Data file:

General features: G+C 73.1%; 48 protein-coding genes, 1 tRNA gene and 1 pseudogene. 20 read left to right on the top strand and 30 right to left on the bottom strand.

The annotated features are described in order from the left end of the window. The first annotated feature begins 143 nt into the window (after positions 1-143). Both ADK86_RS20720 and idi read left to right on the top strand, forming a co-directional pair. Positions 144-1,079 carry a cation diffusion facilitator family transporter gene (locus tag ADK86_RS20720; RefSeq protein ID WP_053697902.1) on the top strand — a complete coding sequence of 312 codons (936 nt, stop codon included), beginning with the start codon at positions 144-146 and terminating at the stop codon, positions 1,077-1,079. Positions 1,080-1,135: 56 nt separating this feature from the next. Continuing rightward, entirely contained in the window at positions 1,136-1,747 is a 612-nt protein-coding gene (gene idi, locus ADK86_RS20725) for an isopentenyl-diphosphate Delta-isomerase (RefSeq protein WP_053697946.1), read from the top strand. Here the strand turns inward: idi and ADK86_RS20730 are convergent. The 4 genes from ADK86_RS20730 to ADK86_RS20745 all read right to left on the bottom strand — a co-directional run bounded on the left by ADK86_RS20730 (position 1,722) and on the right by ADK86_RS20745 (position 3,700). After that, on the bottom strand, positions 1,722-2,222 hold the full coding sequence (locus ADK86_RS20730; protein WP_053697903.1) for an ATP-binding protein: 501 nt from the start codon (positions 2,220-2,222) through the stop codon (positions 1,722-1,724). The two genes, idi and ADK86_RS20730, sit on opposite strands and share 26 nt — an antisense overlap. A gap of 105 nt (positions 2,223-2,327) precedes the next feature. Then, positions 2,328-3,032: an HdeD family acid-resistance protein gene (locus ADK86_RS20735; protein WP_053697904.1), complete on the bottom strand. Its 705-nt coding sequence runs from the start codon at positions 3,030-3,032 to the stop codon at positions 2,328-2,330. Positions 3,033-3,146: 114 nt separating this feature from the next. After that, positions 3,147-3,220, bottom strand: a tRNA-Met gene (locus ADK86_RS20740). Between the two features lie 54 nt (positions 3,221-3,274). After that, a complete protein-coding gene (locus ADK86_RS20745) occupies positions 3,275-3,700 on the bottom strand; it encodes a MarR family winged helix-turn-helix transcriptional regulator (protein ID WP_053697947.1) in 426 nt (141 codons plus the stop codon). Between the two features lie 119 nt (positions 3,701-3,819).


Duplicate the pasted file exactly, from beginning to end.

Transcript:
General features: G+C 73.1%; 48 protein-coding genes, 1 tRNA gene and 1 pseudogene. 20 read left to right on the top strand and 30 right to left on the bottom strand.

The annotated features are described in order from the left end of the window. The first annotated feature begins 143 nt into the window (after positions 1-143). Both ADK86_RS20720 and idi read left to right on the top strand, forming a co-directional pair. Positions 144-1,079 carry a cation diffusion facilitator family transporter gene (locus tag ADK86_RS20720; RefSeq protein ID WP_053697902.1) on the top strand — a complete coding sequence of 312 codons (936 nt, stop codon included), beginning with the start codon at positions 144-146 and terminating at the stop codon, positions 1,077-1,079. Positions 1,080-1,135: 56 nt separating this feature from the next. Continuing rightward, entirely contained in the window at positions 1,136-1,747 is a 612-nt protein-coding gene (gene idi, locus ADK86_RS20725) for an isopentenyl-diphosphate Delta-isomerase (RefSeq protein WP_053697946.1), read from the top strand. Here the strand turns inward: idi and ADK86_RS20730 are convergent. The 4 genes from ADK86_RS20730 to ADK86_RS20745 all read right to left on the bottom strand — a co-directional run bounded on the left by ADK86_RS20730 (position 1,722) and on the right by ADK86_RS20745 (position 3,700). After that, on the bottom strand, positions 1,722-2,222 hold the full coding sequence (locus ADK86_RS20730; protein WP_053697903.1) for an ATP-binding protein: 501 nt from the start codon (positions 2,220-2,222) through the stop codon (positions 1,722-1,724). The two genes, idi and ADK86_RS20730, sit on opposite strands and share 26 nt — an antisense overlap. A gap of 105 nt (positions 2,223-2,327) precedes the next feature. Then, positions 2,328-3,032: an HdeD family acid-resistance protein gene (locus ADK86_RS20735; protein WP_053697904.1), complete on the bottom strand. Its 705-nt coding sequence runs from the start codon at positions 3,030-3,032 to the stop codon at positions 2,328-2,330. Positions 3,033-3,146: 114 nt separating this feature from the next. After that, positions 3,147-3,220, bottom strand: a tRNA-Met gene (locus ADK86_RS20740). Between the two features lie 54 nt (positions 3,221-3,274). After that, a complete protein-coding gene (locus ADK86_RS20745) occupies positions 3,275-3,700 on the bottom strand; it encodes a MarR family winged helix-turn-helix transcriptional regulator (protein ID WP_053697947.1) in 426 nt (141 codons plus the stop codon). Between the two features lie 119 nt (positions 3,701-3,819).